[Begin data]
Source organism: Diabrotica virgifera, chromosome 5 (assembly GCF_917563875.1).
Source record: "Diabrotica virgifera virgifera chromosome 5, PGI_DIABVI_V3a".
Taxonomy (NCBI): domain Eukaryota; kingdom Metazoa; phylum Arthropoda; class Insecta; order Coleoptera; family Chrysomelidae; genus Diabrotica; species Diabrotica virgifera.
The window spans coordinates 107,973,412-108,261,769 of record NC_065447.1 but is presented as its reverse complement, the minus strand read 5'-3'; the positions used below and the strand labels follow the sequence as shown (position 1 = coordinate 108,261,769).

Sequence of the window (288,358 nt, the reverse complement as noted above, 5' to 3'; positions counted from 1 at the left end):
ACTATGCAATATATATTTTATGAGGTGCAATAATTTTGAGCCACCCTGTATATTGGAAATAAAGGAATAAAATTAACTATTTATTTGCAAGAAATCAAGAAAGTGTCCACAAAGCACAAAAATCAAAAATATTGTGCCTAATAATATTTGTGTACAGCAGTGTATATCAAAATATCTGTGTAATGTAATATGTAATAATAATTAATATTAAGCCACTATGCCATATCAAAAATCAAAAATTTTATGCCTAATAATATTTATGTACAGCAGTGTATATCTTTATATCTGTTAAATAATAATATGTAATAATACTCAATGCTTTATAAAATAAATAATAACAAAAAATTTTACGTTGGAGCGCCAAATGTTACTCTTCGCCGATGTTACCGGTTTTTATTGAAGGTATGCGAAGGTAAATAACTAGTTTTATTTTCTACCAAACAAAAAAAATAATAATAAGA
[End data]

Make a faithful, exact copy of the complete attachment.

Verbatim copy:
Source organism: Diabrotica virgifera, chromosome 5 (assembly GCF_917563875.1).
Source record: "Diabrotica virgifera virgifera chromosome 5, PGI_DIABVI_V3a".
Taxonomy (NCBI): domain Eukaryota; kingdom Metazoa; phylum Arthropoda; class Insecta; order Coleoptera; family Chrysomelidae; genus Diabrotica; species Diabrotica virgifera.
The window spans coordinates 107,973,412-108,261,769 of record NC_065447.1 but is presented as its reverse complement, the minus strand read 5'-3'; the positions used below and the strand labels follow the sequence as shown (position 1 = coordinate 108,261,769).

Sequence of the window (288,358 nt, the reverse complement as noted above, 5' to 3'; positions counted from 1 at the left end):
ACTATGCAATATATATTTTATGAGGTGCAATAATTTTGAGCCACCCTGTATATTGGAAATAAAGGAATAAAATTAACTATTTATTTGCAAGAAATCAAGAAAGTGTCCACAAAGCACAAAAATCAAAAATATTGTGCCTAATAATATTTGTGTACAGCAGTGTATATCAAAATATCTGTGTAATGTAATATGTAATAATAATTAATATTAAGCCACTATGCCATATCAAAAATCAAAAATTTTATGCCTAATAATATTTATGTACAGCAGTGTATATCTTTATATCTGTTAAATAATAATATGTAATAATACTCAATGCTTTATAAAATAAATAATAACAAAAAATTTTACGTTGGAGCGCCAAATGTTACTCTTCGCCGATGTTACCGGTTTTTATTGAAGGTATGCGAAGGTAAATAACTAGTTTTATTTTCTACCAAACAAAAAAAATAATAATAAGA